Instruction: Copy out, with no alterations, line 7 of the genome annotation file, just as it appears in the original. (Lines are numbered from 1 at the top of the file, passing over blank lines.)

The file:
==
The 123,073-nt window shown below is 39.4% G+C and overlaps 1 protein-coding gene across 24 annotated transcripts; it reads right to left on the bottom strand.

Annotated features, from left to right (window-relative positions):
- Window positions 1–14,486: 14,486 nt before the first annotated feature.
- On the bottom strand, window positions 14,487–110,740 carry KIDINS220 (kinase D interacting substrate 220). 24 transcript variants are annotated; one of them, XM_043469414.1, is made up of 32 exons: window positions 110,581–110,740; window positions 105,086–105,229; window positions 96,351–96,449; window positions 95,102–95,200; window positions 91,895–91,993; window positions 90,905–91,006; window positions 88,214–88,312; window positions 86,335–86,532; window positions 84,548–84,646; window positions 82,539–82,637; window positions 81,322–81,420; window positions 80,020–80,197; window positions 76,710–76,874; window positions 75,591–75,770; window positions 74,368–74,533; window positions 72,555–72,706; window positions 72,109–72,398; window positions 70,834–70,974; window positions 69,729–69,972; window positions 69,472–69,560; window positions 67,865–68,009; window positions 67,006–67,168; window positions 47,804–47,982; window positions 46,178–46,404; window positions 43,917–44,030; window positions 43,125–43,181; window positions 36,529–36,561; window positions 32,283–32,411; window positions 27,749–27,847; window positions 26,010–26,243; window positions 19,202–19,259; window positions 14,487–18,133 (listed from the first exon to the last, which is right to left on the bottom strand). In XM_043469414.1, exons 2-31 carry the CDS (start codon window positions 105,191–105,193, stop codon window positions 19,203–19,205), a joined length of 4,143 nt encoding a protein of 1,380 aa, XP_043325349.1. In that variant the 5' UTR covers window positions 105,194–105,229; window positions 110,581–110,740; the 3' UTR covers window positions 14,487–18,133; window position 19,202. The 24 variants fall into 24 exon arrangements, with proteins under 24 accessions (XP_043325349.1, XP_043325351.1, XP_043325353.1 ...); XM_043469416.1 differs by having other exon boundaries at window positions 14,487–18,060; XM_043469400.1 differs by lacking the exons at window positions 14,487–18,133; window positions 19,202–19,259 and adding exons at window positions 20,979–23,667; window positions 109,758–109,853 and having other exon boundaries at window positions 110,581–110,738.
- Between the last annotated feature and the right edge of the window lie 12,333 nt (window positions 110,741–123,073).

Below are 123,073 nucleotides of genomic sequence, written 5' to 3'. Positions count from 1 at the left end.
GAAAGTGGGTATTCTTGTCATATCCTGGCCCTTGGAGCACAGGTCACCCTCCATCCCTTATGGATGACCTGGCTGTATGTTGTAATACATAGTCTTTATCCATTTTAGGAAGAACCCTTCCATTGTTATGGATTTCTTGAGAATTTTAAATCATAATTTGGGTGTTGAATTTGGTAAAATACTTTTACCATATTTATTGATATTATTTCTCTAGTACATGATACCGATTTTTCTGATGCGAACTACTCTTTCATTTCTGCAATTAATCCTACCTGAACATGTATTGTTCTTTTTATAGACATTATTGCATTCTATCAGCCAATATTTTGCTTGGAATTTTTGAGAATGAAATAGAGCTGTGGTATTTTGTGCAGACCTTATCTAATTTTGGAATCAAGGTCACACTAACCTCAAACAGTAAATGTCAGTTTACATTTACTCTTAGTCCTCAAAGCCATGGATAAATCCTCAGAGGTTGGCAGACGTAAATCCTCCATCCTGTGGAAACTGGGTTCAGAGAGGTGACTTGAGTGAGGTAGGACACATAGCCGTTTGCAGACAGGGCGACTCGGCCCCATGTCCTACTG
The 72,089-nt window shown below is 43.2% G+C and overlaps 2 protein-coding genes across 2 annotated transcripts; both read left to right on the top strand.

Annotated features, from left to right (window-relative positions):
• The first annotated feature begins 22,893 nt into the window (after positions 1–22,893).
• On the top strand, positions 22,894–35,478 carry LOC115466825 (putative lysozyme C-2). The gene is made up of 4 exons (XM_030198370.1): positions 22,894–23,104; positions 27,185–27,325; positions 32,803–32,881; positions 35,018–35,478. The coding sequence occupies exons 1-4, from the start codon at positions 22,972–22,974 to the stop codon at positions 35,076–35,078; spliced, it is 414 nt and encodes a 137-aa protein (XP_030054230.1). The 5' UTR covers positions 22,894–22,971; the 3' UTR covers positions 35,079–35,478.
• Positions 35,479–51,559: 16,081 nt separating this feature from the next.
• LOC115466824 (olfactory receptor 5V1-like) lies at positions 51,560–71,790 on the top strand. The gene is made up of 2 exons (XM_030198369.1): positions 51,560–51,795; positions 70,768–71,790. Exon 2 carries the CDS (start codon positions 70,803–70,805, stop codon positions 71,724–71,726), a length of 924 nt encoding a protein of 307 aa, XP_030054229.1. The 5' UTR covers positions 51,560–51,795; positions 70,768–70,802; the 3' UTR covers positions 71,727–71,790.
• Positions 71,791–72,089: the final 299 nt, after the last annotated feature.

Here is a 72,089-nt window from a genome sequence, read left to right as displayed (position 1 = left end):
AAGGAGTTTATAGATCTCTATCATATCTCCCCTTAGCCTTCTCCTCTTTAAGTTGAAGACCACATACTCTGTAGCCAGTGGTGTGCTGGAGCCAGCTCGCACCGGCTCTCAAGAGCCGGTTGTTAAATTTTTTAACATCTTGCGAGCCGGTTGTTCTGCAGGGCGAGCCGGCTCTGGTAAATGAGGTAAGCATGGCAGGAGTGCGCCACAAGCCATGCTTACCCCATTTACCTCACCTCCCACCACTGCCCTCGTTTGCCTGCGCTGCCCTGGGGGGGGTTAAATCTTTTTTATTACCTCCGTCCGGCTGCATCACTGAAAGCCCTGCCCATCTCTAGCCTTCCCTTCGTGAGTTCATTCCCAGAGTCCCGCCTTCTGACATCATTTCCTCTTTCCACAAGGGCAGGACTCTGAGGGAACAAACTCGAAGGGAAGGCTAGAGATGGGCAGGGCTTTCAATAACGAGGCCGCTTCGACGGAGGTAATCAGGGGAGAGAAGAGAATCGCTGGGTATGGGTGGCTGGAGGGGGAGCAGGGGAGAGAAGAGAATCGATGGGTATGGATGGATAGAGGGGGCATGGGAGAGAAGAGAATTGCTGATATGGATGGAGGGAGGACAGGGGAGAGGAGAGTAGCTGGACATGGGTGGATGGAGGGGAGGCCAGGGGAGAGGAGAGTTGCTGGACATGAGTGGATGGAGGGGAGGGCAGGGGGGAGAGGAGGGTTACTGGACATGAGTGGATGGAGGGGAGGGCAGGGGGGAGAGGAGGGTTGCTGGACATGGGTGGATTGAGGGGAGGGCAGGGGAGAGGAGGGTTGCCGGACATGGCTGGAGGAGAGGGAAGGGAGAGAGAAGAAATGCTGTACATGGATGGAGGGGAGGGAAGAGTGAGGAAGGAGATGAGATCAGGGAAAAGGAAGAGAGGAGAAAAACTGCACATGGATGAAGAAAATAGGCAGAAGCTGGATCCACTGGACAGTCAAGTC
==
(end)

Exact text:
GAAAGTGGGTATTCTTGTCATATCCTGGCCCTTGGAGCACAGGTCACCCTCCATCCCTTATGGATGACCTGGCTGTATGTTGTAATACATAGTCTTTATCCATTTTAGGAAGAACCCTTCCATTGTTATGGATTTCTTGAGAATTTTAAATCATAATTTGGGTGTTGAATTTGGTAAAATACTTTTACCATATTTATTGATATTATTTCTCTAGTACATGATACCGATTTTTCTGATGCGAACTACTCTTTCATTTCTGCAATTAATCCTACCTGAACATGTATTGTTCTTTTTATAGACATTATTGCATTCTATCAGCCAATATTTTGCTTGGAATTTTTGAGAATGAAATAGAGCTGTGGTATTTTGTGCAGACCTTATCTAATTTTGGAATCAAGGTCACACTAACCTCAAACAGTAAATGTCAGTTTACATTTACTCTTAGTCCTCAAAGCCATGGATAAATCCTCAGAGGTTGGCAGACGTAAATCCTCCATCCTGTGGAAACTGGGTTCAGAGAGGTGACTTGAGTGAGGTAGGACACATAGCCGTTTGCAGACAGGGCGACTCGGCCCCATGTCCTACTG